With the split system, the evaporator coil is connected to a remote condenser unit using refrigerant piping between an indoor and outdoor unit instead of ducting air directly from the outdoor unit. Indoor units with directional vents mount onto walls, suspended from ceilings, or fit into the ceiling. Other indoor units mount inside the ceiling cavity, so that short lengths of duct handle air from the indoor unit to vents or diffusers around the rooms.
HELP is am drowing in LENT . It has been noticed in the master bedroom there is lent all over the furniture and the floors. I have dark brown/black furniture and same for the wooden floors. There are wods of lent every day. My furniture covered in lent. The rest of the house is fine just the tipical dust. I am sure my lungs are also full of lent. I looks like if my dryer vent was in my bedroom. Please help
All modern air conditioning systems, even small window package units, are equipped with internal air filters. These are generally of a lightweight gauze-like material, and must be replaced or washed as conditions warrant. For example, a building in a high dust environment, or a home with furry pets, will need to have the filters changed more often than buildings without these dirt loads. Failure to replace these filters as needed will contribute to a lower heat exchange rate, resulting in wasted energy, shortened equipment life, and higher energy bills; low air flow can result in iced-over evaporator coils, which can completely stop air flow. Additionally, very dirty or plugged filters can cause overheating during a heating cycle, and can result in damage to the system or even fire.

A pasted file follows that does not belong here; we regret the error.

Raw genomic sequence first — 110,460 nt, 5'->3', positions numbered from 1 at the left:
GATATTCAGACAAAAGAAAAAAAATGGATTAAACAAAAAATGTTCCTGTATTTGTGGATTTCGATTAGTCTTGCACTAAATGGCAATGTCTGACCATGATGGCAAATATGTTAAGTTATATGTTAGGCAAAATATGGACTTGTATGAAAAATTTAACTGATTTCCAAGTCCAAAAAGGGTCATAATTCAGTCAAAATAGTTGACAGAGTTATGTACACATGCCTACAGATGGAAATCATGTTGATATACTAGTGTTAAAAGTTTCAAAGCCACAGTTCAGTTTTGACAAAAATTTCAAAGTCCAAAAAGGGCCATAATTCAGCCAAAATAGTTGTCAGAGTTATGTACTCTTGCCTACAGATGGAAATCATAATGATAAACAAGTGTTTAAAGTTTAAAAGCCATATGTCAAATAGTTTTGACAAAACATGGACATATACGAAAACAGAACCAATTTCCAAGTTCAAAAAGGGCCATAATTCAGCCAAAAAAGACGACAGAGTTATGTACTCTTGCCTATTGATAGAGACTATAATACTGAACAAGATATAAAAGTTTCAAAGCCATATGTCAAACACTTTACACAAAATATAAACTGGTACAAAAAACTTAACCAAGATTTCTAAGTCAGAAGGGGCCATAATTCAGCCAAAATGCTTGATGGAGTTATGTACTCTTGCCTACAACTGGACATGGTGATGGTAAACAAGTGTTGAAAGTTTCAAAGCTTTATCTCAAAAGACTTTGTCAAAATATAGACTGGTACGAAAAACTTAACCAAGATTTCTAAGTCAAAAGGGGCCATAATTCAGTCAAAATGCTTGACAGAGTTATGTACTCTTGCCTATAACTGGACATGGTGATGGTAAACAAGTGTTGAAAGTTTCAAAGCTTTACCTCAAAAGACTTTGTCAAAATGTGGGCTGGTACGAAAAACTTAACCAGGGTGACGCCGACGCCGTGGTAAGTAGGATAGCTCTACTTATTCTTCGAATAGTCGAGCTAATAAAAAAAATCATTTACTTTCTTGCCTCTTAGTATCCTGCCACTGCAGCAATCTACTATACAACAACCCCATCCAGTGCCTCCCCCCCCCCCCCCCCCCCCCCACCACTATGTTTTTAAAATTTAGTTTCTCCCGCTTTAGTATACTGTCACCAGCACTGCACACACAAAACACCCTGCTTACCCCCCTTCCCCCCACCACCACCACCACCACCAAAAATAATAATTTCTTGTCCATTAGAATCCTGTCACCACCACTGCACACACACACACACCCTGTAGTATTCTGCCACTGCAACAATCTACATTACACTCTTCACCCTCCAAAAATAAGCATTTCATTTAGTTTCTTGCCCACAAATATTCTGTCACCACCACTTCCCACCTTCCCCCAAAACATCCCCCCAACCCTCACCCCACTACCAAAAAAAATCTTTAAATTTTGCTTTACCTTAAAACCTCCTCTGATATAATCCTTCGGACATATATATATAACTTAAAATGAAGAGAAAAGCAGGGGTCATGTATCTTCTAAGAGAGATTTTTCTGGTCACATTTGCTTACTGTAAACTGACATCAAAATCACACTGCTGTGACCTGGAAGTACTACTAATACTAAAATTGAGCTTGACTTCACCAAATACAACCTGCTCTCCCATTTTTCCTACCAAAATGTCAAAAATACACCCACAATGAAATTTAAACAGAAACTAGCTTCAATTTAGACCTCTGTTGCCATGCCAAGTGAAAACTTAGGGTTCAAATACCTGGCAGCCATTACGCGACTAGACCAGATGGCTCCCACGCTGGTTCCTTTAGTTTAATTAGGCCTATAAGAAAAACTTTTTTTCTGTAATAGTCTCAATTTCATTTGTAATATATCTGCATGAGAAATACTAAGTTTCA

An air conditioning system, or a standalone air conditioner, provides cooling and humidity control for all or part of a building. Air conditioned buildings often have sealed windows, because open windows would work against the system intended to maintain constant indoor air conditions. Outside, fresh air is generally drawn into the system by a vent into the indoor heat exchanger section, creating positive air pressure. The percentage of return air made up of fresh air can usually be manipulated by adjusting the opening of this vent. Typical fresh air intake is about 10%.

I replaced all the ducts but the trunks in my 1969 home when I replaced the horizontal furnace under the house with a gas pack. I got advice from a friend who was an HVAC contractor. I was surprised to find the trunks and other ducts very clean. I replaced the individual runs with flex primarily for the insulation. I wrapped the trunks with insulation also.


My heat pump/hvac system is not blowing cold air anymore, got checked out was told compressor broken. was told it cost  almost the same to repair/replace they recommend whole system. It's the same company that installed it 18 years ago, telling me that system is old and it will cost $9-10k for new system, because furnace has to be replaced with new hvac. what to do, need answers thanks????
Replacing a capacitor is easy. Just take a photo of the wires before disconnecting anything (you may need a reference later on). Then discharge the stored energy in the old capacitor (Photo 4). Use needle-nose pliers to pluck one wire at a time from the old capacitor and snap it onto the corresponding tab of the new capacitor. The female crimp connectors should snap tightly onto the capacitor tabs. Wiggle each connector to see if it's tight. If it's not, remove the connector and bend the rounded edges of it so it makes a tighter fit on the tab. When you've swapped all the wires, secure the new capacitor (Photo 5).